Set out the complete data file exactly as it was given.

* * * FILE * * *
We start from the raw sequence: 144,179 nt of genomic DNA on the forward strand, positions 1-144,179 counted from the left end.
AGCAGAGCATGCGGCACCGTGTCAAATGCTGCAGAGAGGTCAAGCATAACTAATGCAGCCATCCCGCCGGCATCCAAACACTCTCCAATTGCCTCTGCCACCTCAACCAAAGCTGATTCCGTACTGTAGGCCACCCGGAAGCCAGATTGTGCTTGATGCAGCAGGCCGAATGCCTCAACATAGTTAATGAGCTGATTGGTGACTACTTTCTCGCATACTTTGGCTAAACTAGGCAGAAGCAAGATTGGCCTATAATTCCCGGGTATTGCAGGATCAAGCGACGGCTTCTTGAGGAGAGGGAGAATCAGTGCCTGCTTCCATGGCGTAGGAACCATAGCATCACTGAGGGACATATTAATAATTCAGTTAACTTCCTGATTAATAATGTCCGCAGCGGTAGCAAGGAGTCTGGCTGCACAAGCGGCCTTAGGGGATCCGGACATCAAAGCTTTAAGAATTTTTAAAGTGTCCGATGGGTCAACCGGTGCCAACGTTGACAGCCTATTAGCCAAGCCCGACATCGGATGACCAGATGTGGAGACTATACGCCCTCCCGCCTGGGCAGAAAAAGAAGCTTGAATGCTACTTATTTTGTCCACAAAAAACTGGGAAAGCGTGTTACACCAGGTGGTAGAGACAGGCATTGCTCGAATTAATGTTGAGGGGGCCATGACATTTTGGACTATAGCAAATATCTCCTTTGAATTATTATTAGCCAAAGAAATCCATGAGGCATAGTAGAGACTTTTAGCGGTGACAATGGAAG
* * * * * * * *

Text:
We start from the raw sequence: 144,179 nt of genomic DNA on the forward strand, positions 1-144,179 counted from the left end.
AGCAGAGCATGCGGCACCGTGTCAAATGCTGCAGAGAGGTCAAGCATAACTAATGCAGCCATCCCGCCGGCATCCAAACACTCTCCAATTGCCTCTGCCACCTCAACCAAAGCTGATTCCGTACTGTAGGCCACCCGGAAGCCAGATTGTGCTTGATGCAGCAGGCCGAATGCCTCAACATAGTTAATGAGCTGATTGGTGACTACTTTCTCGCATACTTTGGCTAAACTAGGCAGAAGCAAGATTGGCCTATAATTCCCGGGTATTGCAGGATCAAGCGACGGCTTCTTGAGGAGAGGGAGAATCAGTGCCTGCTTCCATGGCGTAGGAACCATAGCATCACTGAGGGACATATTAATAATTCAGTTAACTTCCTGATTAATAATGTCCGCAGCGGTAGCAAGGAGTCTGGCTGCACAAGCGGCCTTAGGGGATCCGGACATCAAAGCTTTAAGAATTTTTAAAGTGTCCGATGGGTCAACCGGTGCCAACGTTGACAGCCTATTAGCCAAGCCCGACATCGGATGACCAGATGTGGAGACTATACGCCCTCCCGCCTGGGCAGAAAAAGAAGCTTGAATGCTACTTATTTTGTCCACAAAAAACTGGGAAAGCGTGTTACACCAGGTGGTAGAGACAGGCATTGCTCGAATTAATGTTGAGGGGGCCATGACATTTTGGACTATAGCAAATATCTCCTTTGAATTATTATTAGCCAAAGAAATCCATGAGGCATAGTAGAGACTTTTAGCGGTGACAATGGAAG